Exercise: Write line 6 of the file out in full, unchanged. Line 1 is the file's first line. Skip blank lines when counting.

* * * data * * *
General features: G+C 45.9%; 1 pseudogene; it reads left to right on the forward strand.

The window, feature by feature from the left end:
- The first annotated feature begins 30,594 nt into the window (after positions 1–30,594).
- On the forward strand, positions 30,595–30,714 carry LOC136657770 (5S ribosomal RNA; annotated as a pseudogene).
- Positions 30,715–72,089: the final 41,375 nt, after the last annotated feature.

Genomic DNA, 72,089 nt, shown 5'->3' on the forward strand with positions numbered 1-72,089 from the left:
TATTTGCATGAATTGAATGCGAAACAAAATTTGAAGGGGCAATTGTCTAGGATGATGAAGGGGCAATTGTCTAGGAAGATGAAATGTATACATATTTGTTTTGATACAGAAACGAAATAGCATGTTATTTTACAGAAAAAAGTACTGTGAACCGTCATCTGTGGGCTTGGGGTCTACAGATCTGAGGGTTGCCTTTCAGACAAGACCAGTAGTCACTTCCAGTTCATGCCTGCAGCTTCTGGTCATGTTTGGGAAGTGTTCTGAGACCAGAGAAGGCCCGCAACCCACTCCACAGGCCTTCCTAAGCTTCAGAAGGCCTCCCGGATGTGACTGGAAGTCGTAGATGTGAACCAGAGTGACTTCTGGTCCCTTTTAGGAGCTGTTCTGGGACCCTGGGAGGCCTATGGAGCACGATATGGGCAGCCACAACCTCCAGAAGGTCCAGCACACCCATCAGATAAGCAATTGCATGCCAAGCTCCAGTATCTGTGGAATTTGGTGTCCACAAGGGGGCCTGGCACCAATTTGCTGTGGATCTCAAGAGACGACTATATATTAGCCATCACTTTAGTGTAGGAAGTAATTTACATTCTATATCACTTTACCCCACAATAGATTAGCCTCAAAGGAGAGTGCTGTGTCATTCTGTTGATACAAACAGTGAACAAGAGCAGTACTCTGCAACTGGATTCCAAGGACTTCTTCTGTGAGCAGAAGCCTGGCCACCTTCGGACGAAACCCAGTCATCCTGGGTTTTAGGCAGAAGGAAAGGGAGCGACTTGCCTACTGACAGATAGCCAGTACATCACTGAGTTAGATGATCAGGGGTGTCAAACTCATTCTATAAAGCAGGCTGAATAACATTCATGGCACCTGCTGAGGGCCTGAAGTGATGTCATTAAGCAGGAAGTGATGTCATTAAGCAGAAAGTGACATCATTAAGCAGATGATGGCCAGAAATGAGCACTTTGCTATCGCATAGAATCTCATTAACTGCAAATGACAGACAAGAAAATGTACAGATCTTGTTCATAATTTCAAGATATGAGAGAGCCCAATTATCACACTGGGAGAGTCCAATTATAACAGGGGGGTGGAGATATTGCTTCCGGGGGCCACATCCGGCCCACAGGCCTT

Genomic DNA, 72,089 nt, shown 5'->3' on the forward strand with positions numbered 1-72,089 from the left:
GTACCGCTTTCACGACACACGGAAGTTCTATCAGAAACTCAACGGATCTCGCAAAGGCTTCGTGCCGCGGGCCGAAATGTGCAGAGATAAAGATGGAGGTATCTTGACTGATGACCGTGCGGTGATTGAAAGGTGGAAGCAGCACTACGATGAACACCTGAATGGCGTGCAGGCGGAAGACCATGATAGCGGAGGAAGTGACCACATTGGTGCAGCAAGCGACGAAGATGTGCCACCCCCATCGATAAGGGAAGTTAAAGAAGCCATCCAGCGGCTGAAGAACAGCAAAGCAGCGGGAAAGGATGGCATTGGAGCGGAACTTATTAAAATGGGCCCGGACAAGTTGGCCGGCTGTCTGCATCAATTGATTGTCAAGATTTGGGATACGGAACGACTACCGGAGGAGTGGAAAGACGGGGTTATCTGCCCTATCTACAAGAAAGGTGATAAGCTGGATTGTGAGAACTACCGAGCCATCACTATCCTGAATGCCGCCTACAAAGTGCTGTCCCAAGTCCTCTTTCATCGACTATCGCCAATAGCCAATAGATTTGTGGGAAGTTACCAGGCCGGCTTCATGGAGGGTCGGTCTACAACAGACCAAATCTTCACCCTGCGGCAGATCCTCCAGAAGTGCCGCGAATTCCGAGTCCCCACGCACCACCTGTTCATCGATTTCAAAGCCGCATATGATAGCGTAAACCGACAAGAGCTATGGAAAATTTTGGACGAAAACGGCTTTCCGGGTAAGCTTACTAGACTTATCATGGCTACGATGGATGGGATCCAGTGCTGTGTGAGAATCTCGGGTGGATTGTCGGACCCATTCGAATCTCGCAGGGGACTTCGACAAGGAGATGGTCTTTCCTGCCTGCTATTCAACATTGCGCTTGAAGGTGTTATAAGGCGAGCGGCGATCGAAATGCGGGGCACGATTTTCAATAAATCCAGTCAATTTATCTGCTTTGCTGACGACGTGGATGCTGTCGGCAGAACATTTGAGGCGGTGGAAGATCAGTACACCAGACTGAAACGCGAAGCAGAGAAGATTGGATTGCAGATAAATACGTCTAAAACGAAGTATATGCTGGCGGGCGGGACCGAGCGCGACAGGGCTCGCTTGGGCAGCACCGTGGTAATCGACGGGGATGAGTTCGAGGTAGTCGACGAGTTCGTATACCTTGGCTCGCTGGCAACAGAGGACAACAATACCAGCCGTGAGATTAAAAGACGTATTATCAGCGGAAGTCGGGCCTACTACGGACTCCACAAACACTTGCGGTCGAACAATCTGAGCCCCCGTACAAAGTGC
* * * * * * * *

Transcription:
Genomic DNA, 72,089 nt, shown 5'->3' on the forward strand with positions numbered 1-72,089 from the left: